Isn’t that like the people we love? They come into our lives and water us, and even when they’re gone, a part of them remains with us.

what’s a little mud among friends

I took this picture in the chapel, where I promised to bring several intentions this morning. It was dark and I lit the first candle.

I left the house in a giant rainstorm, and for the first hour here in the chapel, I could see the driving rain through the big picture window behind the altar. At  mid-morning the gray sky and some ominous black clouds dimmed the light inside, and muted the green of the trees outside.

As I was praying the sorrowful mysteries, I kept looking over the tree tops to see if the rain would stop so I could catch a glimpse of a rainbow. The rain continued to fall, and I found myself fingering the silver beads to a musical beat from the rain dripping off the eaves.

It was hypnotic and oddly comforting, like a heartbeat providing a steady soundtrack for my prayers. The rain eventually slowed down to a gentle shower, like it had spent itself in a passionate outburst. Having calmed down and recovered, it was getting down to the business of reviving all the parched trees and grass.

I couldn’t wait to go outside later and see how lush and refreshed everything would be. It’s like the earth is renewed and we’re given a new playground to begin again.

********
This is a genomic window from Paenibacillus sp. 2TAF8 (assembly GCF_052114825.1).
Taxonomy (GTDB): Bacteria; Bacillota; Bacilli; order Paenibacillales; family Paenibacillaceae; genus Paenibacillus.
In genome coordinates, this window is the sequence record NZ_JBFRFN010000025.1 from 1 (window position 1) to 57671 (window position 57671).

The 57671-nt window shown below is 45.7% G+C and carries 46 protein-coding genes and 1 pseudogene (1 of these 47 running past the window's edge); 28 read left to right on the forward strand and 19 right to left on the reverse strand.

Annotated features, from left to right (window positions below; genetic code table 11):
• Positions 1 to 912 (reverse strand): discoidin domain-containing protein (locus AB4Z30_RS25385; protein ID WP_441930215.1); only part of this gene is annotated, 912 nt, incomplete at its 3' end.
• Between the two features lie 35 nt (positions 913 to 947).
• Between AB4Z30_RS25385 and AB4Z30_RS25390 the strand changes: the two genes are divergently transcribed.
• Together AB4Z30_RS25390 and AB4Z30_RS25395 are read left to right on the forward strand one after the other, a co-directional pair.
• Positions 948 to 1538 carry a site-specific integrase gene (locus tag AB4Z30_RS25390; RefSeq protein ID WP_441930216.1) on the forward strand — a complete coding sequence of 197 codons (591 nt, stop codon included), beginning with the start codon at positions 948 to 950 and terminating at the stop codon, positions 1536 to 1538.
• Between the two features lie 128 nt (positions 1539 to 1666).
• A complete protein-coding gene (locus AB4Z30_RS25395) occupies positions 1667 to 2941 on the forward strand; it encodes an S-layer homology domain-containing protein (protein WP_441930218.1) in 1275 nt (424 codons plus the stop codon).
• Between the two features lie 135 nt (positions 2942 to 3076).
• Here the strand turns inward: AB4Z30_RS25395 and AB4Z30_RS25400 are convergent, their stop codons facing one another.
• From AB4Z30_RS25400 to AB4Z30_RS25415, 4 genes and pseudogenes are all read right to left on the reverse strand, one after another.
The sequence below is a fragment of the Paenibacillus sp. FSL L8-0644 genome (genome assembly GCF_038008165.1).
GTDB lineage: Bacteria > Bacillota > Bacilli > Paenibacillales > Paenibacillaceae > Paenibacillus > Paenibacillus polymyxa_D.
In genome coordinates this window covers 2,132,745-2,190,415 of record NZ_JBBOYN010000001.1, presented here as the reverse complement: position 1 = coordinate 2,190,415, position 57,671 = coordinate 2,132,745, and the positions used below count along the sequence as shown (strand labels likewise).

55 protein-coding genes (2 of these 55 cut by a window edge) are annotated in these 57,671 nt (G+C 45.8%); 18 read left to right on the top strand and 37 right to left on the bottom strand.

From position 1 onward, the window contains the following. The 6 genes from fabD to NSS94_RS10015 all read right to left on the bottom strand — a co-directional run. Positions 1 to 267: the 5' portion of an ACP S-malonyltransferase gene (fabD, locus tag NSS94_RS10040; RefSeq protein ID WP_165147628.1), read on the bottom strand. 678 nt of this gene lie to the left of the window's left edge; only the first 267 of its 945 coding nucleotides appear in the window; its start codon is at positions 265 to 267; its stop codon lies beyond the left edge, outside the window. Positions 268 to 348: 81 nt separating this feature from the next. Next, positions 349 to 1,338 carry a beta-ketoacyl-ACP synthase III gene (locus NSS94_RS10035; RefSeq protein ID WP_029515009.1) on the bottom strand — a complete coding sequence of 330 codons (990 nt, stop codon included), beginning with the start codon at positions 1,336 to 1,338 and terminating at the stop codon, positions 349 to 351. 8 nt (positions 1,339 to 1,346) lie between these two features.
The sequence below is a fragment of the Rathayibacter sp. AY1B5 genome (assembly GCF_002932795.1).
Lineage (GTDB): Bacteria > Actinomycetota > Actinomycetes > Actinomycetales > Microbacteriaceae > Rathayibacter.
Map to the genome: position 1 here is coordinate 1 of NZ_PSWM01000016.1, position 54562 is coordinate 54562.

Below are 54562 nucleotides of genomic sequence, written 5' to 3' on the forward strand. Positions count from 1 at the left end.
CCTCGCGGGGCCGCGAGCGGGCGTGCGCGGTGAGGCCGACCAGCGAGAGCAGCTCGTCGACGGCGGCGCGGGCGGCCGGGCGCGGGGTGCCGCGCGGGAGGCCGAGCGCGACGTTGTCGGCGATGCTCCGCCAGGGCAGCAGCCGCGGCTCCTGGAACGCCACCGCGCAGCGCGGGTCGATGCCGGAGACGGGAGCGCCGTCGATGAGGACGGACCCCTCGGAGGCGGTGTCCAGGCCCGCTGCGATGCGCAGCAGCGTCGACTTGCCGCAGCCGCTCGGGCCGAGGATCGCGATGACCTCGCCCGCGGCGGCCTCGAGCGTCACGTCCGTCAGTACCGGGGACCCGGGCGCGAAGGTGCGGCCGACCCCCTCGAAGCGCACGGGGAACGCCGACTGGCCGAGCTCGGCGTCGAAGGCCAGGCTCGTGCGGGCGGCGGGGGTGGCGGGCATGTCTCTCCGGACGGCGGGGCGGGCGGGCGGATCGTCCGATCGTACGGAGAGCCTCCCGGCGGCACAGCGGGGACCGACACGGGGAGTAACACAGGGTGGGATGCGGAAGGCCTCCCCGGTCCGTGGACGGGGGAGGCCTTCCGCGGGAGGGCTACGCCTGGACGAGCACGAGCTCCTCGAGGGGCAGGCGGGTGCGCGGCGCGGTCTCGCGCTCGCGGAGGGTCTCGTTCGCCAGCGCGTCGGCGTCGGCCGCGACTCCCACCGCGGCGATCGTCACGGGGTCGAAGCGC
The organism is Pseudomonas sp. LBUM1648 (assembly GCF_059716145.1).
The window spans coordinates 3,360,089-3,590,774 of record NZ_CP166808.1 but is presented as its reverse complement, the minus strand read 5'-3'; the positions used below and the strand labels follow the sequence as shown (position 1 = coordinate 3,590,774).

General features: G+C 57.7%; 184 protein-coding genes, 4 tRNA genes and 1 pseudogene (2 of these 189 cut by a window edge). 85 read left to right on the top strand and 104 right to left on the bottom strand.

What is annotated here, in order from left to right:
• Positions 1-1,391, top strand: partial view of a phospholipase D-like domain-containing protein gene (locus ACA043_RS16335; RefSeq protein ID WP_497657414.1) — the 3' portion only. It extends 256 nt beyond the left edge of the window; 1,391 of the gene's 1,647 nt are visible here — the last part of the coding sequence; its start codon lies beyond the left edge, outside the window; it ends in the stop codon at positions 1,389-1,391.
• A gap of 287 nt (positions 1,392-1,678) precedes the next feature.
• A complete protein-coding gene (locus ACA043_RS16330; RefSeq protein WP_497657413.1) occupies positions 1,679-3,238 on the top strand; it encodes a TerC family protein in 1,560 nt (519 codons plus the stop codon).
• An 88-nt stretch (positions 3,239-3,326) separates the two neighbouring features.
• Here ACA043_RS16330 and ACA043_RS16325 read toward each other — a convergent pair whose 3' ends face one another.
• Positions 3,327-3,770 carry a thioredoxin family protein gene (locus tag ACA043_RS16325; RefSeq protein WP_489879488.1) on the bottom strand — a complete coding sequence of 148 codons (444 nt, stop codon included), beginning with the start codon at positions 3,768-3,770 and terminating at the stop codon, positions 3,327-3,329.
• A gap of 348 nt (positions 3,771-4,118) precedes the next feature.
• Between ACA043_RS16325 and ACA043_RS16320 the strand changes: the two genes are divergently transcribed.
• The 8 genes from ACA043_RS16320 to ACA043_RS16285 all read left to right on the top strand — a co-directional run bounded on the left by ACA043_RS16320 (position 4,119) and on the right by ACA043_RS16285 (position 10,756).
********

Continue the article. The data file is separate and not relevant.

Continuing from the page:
Yes, Margaret, I played in the mud, too.

a rainy day poem

The rain always reminds me of you.

Its soft patter
against the window
leaves a trail down
the glass that stands
in stark relief against
the dust and grime
accumulated over time.

Its path, not quite straight,
meanders steadily on
the course and
arrives gently
on the ledge.

The rain in Spain falls gently on the plain…

…except in Georgia.

In Georgia, Mother Nature has opened a can of whoop-a$$ and the rain is pounding us hard. Tornado watches and warnings, flash flood warnings, and wind advisories are the backdrop to the late afternoon and evening.

Here’s the thing: I love it!

I love rain — especially storms. I love the ocean when it is violent and churning. I love thunderstorms with lots of lightning. I love to watch the wind make the tall pines in our backyard sway back and forth.

I am sick. But I can’t help it. If it wasn’t for the obvious danger to life and property I’d wish for storms all the time.

So what is it about storms that attract me? I don’t know. I mean, I’m loud, but essentially mild-mannered. Remember the dinosaur from Disney’s Toy Story? I don’t like confrontation, either.

Maybe that’s why I like the storms — maybe I’m just living vicariously — dangerously — in a storm.


Maybe I just see the beauty in it.

This painting of a road in a small village as an ominous storm approaches hangs in my living room. It is an oil painting by a Cuban artist, Edelmira Villar. I don’t know what became of her. She was a friend of the family’s, and I enjoyed going to visit her because she always had some new exciting project to share.

She suffered from manic painting episodes, and this particular painting was going to be trashed when my parents rescued it. They gave it to me some years ago. I don’t think many people like it which is too bad. This photograph doesn’t capture the darkness rolling in because I couldn’t avoid the light bouncing off the oil (hmmm, ponder that!). Anyway, evidently this painting affects me differently.

It’s beautiful.